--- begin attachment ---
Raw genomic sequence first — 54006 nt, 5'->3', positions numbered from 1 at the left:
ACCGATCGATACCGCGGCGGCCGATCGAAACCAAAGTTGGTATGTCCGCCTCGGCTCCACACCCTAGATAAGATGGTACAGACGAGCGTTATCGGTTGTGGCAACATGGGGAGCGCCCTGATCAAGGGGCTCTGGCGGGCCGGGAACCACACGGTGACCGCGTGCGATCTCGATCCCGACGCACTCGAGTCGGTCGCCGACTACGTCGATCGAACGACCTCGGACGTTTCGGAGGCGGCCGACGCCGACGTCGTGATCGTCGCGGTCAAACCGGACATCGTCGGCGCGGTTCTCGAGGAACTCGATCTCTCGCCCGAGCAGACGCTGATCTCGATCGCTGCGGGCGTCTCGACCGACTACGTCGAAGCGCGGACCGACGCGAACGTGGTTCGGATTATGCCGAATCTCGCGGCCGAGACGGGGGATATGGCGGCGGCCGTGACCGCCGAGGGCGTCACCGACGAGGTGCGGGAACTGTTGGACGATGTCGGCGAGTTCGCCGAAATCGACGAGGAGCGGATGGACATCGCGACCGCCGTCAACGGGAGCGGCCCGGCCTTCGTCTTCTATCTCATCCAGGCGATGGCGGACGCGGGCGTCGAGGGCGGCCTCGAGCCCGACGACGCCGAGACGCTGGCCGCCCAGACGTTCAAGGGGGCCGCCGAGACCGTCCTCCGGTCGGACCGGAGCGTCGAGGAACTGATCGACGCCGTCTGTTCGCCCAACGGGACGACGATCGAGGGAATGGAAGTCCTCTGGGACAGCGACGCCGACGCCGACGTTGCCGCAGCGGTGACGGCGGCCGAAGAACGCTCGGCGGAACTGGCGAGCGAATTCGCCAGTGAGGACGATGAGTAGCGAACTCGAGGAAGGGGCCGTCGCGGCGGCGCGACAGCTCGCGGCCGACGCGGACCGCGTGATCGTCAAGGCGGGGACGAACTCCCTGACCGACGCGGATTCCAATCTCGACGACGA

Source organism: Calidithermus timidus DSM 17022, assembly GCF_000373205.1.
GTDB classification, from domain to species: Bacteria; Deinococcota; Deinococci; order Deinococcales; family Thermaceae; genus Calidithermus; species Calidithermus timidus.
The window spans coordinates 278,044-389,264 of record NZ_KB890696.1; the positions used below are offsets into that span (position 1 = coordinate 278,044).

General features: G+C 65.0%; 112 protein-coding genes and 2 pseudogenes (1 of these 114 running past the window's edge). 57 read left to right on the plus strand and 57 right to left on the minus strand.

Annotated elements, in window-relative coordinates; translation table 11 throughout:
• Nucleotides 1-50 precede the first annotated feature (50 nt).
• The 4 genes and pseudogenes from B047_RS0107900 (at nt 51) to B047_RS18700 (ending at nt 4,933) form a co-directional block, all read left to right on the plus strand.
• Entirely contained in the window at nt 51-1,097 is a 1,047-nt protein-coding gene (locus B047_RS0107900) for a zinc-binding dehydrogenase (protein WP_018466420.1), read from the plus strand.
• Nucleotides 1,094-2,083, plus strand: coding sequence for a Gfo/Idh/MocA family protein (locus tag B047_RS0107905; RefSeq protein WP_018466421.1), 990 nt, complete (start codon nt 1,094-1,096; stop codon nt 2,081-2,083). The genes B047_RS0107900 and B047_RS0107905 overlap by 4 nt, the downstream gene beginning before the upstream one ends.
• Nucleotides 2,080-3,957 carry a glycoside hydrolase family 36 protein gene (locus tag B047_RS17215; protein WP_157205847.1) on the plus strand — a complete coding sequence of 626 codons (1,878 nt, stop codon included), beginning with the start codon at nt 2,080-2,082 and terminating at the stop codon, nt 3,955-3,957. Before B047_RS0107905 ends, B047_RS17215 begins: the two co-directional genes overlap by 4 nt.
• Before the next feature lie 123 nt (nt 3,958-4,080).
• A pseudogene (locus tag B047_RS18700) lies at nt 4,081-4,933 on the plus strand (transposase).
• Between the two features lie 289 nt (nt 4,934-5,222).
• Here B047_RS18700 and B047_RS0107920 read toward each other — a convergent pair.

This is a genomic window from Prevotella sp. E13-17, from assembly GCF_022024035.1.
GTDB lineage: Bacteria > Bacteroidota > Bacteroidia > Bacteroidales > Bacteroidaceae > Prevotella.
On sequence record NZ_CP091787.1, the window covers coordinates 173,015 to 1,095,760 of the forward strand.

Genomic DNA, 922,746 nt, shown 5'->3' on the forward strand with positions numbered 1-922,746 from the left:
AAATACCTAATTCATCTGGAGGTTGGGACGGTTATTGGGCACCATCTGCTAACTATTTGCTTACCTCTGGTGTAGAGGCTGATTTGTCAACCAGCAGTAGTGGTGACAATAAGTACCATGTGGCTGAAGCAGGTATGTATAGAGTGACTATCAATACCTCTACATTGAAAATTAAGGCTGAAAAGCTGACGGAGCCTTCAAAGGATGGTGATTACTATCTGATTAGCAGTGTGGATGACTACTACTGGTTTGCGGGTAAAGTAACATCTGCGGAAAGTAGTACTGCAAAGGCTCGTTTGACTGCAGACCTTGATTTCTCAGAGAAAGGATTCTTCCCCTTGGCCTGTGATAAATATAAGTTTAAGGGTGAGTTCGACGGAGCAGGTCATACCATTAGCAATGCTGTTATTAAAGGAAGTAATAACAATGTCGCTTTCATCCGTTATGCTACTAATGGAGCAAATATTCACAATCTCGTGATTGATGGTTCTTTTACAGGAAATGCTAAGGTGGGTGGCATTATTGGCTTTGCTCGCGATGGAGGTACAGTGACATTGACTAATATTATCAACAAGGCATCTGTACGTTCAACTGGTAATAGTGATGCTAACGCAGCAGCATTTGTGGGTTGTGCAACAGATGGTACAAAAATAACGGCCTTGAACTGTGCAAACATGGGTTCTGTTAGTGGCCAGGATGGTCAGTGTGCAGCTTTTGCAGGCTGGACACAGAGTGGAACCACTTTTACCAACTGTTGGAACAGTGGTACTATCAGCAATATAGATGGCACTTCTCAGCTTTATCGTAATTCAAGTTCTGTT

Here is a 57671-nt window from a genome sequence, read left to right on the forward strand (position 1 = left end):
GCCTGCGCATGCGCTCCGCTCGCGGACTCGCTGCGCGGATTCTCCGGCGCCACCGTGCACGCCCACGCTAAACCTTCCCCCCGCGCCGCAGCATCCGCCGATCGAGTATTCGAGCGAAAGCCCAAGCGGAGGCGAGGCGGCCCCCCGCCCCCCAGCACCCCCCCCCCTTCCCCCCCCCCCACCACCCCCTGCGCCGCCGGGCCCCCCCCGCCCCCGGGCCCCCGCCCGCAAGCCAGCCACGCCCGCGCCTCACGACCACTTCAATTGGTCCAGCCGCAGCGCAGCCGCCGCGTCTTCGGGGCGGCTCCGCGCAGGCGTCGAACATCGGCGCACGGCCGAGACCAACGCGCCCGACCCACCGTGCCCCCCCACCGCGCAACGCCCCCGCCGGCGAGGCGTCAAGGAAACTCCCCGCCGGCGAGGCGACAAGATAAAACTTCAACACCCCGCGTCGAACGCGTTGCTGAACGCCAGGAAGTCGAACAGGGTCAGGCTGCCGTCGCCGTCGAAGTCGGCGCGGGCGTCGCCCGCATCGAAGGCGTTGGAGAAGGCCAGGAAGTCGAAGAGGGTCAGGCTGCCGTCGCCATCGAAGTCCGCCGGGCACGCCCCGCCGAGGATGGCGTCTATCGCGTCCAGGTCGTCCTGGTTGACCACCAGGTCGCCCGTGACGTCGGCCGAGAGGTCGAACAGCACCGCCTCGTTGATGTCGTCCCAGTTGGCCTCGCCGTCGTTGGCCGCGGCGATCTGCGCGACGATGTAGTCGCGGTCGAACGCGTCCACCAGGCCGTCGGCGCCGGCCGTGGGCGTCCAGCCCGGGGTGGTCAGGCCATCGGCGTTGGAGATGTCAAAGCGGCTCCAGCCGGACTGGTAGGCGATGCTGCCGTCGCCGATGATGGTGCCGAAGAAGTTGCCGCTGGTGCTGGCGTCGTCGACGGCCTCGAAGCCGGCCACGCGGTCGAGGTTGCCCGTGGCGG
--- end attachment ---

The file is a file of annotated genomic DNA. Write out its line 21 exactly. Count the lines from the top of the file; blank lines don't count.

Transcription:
AAATACCTAATTCATCTGGAGGTTGGGACGGTTATTGGGCACCATCTGCTAACTATTTGCTTACCTCTGGTGTAGAGGCTGATTTGTCAACCAGCAGTAGTGGTGACAATAAGTACCATGTGGCTGAAGCAGGTATGTATAGAGTGACTATCAATACCTCTACATTGAAAATTAAGGCTGAAAAGCTGACGGAGCCTTCAAAGGATGGTGATTACTATCTGATTAGCAGTGTGGATGACTACTACTGGTTTGCGGGTAAAGTAACATCTGCGGAAAGTAGTACTGCAAAGGCTCGTTTGACTGCAGACCTTGATTTCTCAGAGAAAGGATTCTTCCCCTTGGCCTGTGATAAATATAAGTTTAAGGGTGAGTTCGACGGAGCAGGTCATACCATTAGCAATGCTGTTATTAAAGGAAGTAATAACAATGTCGCTTTCATCCGTTATGCTACTAATGGAGCAAATATTCACAATCTCGTGATTGATGGTTCTTTTACAGGAAATGCTAAGGTGGGTGGCATTATTGGCTTTGCTCGCGATGGAGGTACAGTGACATTGACTAATATTATCAACAAGGCATCTGTACGTTCAACTGGTAATAGTGATGCTAACGCAGCAGCATTTGTGGGTTGTGCAACAGATGGTACAAAAATAACGGCCTTGAACTGTGCAAACATGGGTTCTGTTAGTGGCCAGGATGGTCAGTGTGCAGCTTTTGCAGGCTGGACACAGAGTGGAACCACTTTTACCAACTGTTGGAACAGTGGTACTATCAGCAATATAGATGGCACTTCTCAGCTTTATCGTAATTCAAGTTCTGTT